The rabbi conducting the graveside funeral on Sunday for my friend’s mother said he would keep his speech brief, because it was very cold outside and also snowing. But his words, which were meant mainly as a comfort to the mourners, resonated strongly with me as well, as we mark another Remembrance Day around the country.
According to Rabbi Meir Dubrawsky of the Yorkville Jewish Centre, the Hebrew Bible commands Jewish people to never forget what the enemies of the ancient Israelites did to their ancestors, but also to remember what they did. While the passage was talking about the Amalekites, modern-day thinkers have labelled Hitler and the Nazis as members of that tribe.
How a Toronto soldier encountered Holocaust survivors after liberating France in 1944:
It is curious, the rabbi said, why the scribes of old needed to include two distinct rules, when one would suffice. His explanation? There is passive remembrance, and active remembrance. And we have to do both to properly fulfil our obligations.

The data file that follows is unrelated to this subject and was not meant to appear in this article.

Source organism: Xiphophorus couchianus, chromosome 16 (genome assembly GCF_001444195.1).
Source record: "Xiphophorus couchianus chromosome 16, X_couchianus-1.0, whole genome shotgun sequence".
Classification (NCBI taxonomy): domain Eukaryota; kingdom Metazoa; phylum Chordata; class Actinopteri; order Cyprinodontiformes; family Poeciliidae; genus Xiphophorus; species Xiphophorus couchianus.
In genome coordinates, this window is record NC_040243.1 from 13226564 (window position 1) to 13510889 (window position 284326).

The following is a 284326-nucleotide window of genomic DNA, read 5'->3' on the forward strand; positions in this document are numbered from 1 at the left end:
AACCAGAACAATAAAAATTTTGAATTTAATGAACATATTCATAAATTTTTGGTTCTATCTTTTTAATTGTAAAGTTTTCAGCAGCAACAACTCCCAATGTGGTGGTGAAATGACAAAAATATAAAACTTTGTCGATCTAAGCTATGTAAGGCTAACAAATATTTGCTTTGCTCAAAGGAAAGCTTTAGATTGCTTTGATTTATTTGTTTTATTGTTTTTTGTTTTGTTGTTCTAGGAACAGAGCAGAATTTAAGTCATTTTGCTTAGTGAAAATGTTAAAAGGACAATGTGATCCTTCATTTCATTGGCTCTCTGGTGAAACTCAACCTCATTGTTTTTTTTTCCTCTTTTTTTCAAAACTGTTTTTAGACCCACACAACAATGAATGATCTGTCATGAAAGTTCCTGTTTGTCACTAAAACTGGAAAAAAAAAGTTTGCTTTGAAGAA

It is not enough, he said, to recall what a courageous woman my friend’s mother was: fleeing the Holocaust in Europe and WWII, building Palestine, and then moving a third time to Canada, to establish her family in the safety of North York. It is not enough to passively reminisce about the loving, warm home she created for her husband and children. Although these memories are very appropriate ways not to forget her.
But the rabbi said we have to also actively remember her by doing a good deed for someone, or doing an act of kindness, giving charity, or by reaching out to someone in need.
It is not enough to not forget
It is a message we should heed during Remembrance Week, when Canadians hold parades and solemn ceremonies at local cenotaphs to honour the Canadian soldiers who died in war, and also the surviving veterans. It is not enough to not forget. Be active in your remembrance.
That could mean making a donation to the Royal Canadian Legion’s fund for homeless veterans, or veterans with PTSD. Going to your local veterans’ hospital, such as Sunnybrook Hospital in Toronto, and visit one of the veterans. Write a postcard to a serving Canadian forces member. Find the grave of a fallen soldier when you are next on vacation somewhere: take a photo, learn who he or she was, reach out to their family. Say thank you.
Most of all, actively work for peace, justice, tolerance, and freedom.
Ellin Bessner speaks about WWII, Remembrance Day, and the Holocaust all around the world. Follow her events here.